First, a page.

FAX the request –  fax number should be on the NOTICE received from the plan.  Use the Appeal Request Form that should be part of the NOTICE from the plan (part of this PDF).   

       E-mail the request — the e-mail address should be on the NOTICE received from the plan.  Attach the Appeal Request Form form that should be part  of the NOTICE from the plan (part of this PDF).

        Write to your plan.  Write to Member Services return receipt requested and write APPEAL REQUEST on the envelope and on the letter.  Make sure you include your Member ID number, name, address, Medicaid number, phone number, and the reasons for your appeal.  The Appeal Request Form that should be attached to the plan’s notice contains all of this information.

We will post fax numbers, e-mails, telephone numbers, and addresses as soon as they are available for each plan in this article.  They are not available as of January 30, 2018.  State DOH  is requiring plans to provide fax and phone numbers and mailing address.  They suggest but are not requiring plans to provide email addresses or an online portal. 

IF YOU NEED HELP REQUESTING APPEAL – The plan must give enrollees “any reasonable assistance in completing forms and taking other procedural steps relating to a grievance or appeal.  This includes, but is not limited to, auxiliary aids and services upon request, such as providing interpreter services and toll-free numbers that have TTY/TTD and interpreter capability.  42 CFR 438.406(a). 

4.   Who May Request the Internal Appeal for the Member?

The federal regulation  says,  “If State law permits and with the written consent of the enrollee, a provider or an authorized representative may request an appeal or file a grievance, or request a State fair hearing, on behalf of an enrollee.”    § 438.402(c)(1)(ii).  Arguably, this language requires the member to give written consent for a representative to file an appeal request, which could delay filing a request with disastrous consequences — the client could miss the deadline to request Aid Continuing

To prevent problems, we recommend having a member pre-designate a person or organization to request appeals when needed.  See this suggested form and read tips about using it

In  the preamble to the regulations, CMS states,   “…we defer to state determinations regarding the design of their grievance and appeal system; state law could vary regarding who the state recognizes as an authorized representative.”  81 Fed. Reg. at 27510.  New York has always been expansive in permitting family or representatives to request the appeal, thus ensuring that the right to appeal is not unduly restricted.  For example, the OTDA  fair hearing request form allows a person requesting the hearing to  indicate whether  they are the “requester” or the “representative.”  NYS DOH’s templates for model MLTC notices issued  In March 2015  state, “You can have someone you trust ask for an Internal Appeal for you.”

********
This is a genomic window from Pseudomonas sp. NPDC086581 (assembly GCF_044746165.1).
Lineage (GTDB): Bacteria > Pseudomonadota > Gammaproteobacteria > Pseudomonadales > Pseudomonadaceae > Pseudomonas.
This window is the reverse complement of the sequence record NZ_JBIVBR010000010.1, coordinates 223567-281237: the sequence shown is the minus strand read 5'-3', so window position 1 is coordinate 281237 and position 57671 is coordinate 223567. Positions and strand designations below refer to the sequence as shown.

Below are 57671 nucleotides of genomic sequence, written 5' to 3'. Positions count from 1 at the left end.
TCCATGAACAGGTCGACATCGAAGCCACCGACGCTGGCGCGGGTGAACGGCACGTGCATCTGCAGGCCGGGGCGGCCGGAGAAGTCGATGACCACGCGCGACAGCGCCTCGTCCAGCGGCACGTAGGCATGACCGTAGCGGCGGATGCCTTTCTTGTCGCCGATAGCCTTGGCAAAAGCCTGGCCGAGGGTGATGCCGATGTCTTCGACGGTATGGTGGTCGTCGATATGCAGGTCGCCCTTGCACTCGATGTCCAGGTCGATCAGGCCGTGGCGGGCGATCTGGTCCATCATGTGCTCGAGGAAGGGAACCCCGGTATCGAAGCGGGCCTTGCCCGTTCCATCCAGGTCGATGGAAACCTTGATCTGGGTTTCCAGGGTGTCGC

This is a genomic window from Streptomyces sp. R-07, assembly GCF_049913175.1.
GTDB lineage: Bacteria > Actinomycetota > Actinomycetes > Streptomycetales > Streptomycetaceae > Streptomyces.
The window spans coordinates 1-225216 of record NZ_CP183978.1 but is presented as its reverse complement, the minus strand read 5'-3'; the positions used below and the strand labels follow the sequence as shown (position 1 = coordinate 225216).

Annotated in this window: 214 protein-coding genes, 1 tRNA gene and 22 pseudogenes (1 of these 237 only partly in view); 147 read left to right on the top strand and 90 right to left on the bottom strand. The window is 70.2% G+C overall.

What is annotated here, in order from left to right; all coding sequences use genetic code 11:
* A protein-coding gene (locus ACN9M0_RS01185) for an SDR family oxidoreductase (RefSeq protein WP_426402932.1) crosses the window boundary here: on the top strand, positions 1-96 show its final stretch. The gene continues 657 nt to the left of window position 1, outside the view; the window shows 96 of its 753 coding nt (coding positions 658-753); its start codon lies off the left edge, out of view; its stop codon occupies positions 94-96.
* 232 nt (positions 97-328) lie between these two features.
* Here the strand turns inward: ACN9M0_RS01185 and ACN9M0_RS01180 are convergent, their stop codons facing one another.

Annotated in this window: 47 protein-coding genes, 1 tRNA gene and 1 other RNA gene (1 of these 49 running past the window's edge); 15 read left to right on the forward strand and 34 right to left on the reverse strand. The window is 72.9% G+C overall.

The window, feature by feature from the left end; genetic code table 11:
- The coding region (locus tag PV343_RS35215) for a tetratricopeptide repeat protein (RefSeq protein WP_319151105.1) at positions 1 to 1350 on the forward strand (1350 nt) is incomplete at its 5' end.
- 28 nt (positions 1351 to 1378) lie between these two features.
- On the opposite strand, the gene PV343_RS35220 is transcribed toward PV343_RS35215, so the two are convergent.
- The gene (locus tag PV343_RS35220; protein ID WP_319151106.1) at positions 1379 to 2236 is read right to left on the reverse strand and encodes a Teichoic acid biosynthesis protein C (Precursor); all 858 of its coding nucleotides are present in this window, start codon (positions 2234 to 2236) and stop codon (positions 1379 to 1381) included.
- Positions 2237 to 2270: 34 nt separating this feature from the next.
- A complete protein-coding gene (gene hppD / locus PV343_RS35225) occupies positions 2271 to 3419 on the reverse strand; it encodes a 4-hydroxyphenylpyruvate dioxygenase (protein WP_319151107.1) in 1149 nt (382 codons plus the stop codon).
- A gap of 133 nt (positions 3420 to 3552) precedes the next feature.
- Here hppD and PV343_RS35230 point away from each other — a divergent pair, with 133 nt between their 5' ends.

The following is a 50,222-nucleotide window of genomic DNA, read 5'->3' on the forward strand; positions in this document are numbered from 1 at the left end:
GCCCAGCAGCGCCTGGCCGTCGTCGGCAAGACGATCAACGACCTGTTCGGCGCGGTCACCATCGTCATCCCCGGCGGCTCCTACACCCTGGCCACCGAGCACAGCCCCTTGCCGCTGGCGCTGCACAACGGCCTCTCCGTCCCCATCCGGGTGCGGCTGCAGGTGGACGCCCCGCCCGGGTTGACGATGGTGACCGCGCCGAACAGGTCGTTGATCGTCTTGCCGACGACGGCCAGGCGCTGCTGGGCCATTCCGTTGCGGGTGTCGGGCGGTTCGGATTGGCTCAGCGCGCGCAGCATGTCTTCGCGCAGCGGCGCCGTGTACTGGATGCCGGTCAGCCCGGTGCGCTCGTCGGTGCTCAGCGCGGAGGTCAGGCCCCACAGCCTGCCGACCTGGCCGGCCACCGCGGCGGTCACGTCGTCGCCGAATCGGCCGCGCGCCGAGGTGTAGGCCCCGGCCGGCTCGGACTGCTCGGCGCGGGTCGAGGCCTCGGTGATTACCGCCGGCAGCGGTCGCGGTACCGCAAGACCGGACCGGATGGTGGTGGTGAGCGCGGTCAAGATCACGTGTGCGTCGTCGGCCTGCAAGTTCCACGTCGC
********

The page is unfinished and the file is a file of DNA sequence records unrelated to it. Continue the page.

ADVOCACY TIP:  Have Member Sign Form To Designate a Family Member or Representative to Request an Appeal – and Submit Form to Plan Now, BEFORE the plan takes adverse action.   

In the Model Appeal and Hearing Request Forms that the State is requiring all plans to use (Requests forms are attached in the same PDF after the model notices), the form allows someone to request the appeal on the member’s behalf, without requiring the member to sign the request form,  if the member has authorized the person with the plan before.  Here is a suggested authorization form, developed by NYLAG EFLRP, by which a member may pre-designate a family member, lawyer, social worker, or ICAN to act on her behalf – or to authorize someone to act.  We suggest that these be completed, signed and provided to the care manager for the client’s file, so that in the event the plan later takes an adverse action, the designated person, attorney, etc. may request the appeal without being delayed by the need to get the client’s signature.